Dolphins Notebook

Miami Dolphins offensive line remains intact, focuses on improving

WEB VOTE Which NFL team are you most surprised to see struggling this season?

Joe Philbin wasn’t kidding when last week he said that he believes in the guys the Dolphins have on the offensive line.

As the team returned from its five-day bye-week vacation, it did so with no changes to its offensive front.

During team drills open to the media, Jonathan Martin was still the left tackle, Richie Incognito the left guard, Mike Pouncey the center, John Jerry the right guard and Tyson Clabo the right tackle.

That was the exact group that allowed 24 sacks through five games, putting the Dolphins on pace to break some infamous team and league records.

In the time since their Week 5 loss to Baltimore, Dolphins coaches have stressed blocking fundamentals more than anything else. They have apparently decided that instead of making a lineup change, the Dolphins simply need to have the five guys up front play better.

“We have been in a situation where we’ve gone against some pretty dang good rushers and we have to keep our quarterback erect and we didn’t do that,” offensive coordinator Mike Sherman said. “And that lies on me as much as anybody else.”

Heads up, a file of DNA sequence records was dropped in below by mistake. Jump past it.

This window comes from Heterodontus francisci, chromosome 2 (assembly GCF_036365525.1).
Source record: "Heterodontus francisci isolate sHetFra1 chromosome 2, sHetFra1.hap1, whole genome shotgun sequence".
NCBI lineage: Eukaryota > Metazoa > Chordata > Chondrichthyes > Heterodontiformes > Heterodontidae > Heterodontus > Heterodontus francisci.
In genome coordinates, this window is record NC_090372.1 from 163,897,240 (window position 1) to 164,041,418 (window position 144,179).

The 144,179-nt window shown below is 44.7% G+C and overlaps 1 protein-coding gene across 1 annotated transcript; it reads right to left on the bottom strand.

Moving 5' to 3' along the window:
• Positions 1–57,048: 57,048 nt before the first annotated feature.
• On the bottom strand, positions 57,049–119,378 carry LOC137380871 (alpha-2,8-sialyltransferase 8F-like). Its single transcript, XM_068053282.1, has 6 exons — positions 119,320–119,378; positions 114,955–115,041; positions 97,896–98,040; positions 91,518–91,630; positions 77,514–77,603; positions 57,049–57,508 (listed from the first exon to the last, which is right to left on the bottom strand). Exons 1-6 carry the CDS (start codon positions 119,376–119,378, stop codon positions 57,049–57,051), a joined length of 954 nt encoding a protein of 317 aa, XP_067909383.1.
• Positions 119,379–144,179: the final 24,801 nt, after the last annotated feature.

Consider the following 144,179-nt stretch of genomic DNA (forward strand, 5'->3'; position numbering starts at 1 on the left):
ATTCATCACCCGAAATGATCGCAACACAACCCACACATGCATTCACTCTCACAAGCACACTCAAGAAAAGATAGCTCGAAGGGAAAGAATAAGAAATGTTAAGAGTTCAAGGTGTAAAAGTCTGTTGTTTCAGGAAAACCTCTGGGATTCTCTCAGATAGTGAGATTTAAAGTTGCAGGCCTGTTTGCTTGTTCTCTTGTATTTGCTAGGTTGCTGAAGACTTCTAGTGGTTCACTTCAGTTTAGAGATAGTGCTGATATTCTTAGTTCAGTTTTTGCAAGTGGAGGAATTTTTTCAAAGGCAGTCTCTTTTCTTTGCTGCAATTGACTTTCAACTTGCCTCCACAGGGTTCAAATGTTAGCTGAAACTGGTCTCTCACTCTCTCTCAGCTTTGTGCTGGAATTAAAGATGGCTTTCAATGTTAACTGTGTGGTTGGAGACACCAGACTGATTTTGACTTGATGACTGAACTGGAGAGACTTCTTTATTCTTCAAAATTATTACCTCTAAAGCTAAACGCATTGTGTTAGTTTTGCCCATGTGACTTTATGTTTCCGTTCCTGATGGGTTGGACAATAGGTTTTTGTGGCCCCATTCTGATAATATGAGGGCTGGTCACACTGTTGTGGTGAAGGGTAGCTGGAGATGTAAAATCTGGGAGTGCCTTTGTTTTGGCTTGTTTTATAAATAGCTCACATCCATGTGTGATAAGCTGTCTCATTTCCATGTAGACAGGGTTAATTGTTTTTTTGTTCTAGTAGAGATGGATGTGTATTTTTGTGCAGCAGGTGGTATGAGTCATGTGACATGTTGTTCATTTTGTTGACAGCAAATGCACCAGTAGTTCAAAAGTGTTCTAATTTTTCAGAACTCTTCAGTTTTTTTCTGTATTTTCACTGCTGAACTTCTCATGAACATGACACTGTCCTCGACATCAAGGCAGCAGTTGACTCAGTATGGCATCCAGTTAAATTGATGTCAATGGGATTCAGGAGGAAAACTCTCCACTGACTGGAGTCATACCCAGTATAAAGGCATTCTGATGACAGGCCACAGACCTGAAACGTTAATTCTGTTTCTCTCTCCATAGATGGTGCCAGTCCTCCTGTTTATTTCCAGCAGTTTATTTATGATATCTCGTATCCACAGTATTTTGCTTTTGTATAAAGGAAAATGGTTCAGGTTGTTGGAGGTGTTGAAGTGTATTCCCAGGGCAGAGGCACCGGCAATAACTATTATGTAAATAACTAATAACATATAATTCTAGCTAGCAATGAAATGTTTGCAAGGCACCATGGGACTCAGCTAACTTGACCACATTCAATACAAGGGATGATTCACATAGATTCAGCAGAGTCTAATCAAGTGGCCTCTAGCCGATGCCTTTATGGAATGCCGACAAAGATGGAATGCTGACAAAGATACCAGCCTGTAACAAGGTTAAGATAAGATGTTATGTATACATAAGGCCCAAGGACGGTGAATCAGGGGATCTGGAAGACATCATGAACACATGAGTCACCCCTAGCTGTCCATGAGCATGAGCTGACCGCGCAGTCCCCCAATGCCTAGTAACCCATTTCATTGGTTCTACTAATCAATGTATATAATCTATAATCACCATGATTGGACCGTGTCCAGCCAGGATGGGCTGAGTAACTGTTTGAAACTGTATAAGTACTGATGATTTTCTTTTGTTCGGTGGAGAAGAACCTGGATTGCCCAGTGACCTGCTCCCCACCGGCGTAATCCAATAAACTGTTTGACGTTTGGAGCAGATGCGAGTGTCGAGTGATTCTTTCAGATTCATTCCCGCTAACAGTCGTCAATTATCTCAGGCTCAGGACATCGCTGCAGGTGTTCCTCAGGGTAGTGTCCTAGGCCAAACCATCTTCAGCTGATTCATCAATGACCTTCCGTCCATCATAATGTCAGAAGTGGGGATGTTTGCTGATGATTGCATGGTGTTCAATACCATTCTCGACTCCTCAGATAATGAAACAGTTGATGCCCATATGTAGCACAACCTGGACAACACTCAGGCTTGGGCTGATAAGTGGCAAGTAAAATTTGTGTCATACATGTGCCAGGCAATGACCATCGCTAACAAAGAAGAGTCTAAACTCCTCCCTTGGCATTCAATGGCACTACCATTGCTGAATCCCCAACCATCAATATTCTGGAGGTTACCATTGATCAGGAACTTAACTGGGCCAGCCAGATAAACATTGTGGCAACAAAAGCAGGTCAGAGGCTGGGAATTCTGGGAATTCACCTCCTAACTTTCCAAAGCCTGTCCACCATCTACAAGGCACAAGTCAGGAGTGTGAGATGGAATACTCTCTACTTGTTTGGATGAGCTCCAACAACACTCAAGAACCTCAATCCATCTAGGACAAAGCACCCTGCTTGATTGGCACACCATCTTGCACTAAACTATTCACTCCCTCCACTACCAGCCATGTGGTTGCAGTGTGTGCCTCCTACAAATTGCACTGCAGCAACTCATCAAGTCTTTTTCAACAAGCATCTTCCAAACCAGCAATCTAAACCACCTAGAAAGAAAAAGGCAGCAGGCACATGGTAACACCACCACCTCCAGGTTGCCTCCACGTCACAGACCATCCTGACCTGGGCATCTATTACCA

More than once, Dolphins linemen have said the key to cutting down on sacks is by running the football better. The team ranks in the bottom seven of the league in rushing yards per game (69.6) and average yards per carry (3.7).

“I think we’ve got to wholeheartedly commit to it,” Incognito said. “Coaches and players, we have to commit to running the football.

“I think we are at our best when we’re running the football and really giving the defense a lot to think about,” he added. “Any time you’re one dimensional, you’re not going to have success in this league."

This and that

• Along with Paul Soliai, tight end Michael Egnew also missed Monday’s practice due to illness. Safety Chris Clemons was limited during team drills.

• Dolphins coaches levy fines for most every conceivable misdeed, but few as hefty as losing a team-issued iPad, which includes the playbook: $9,000.

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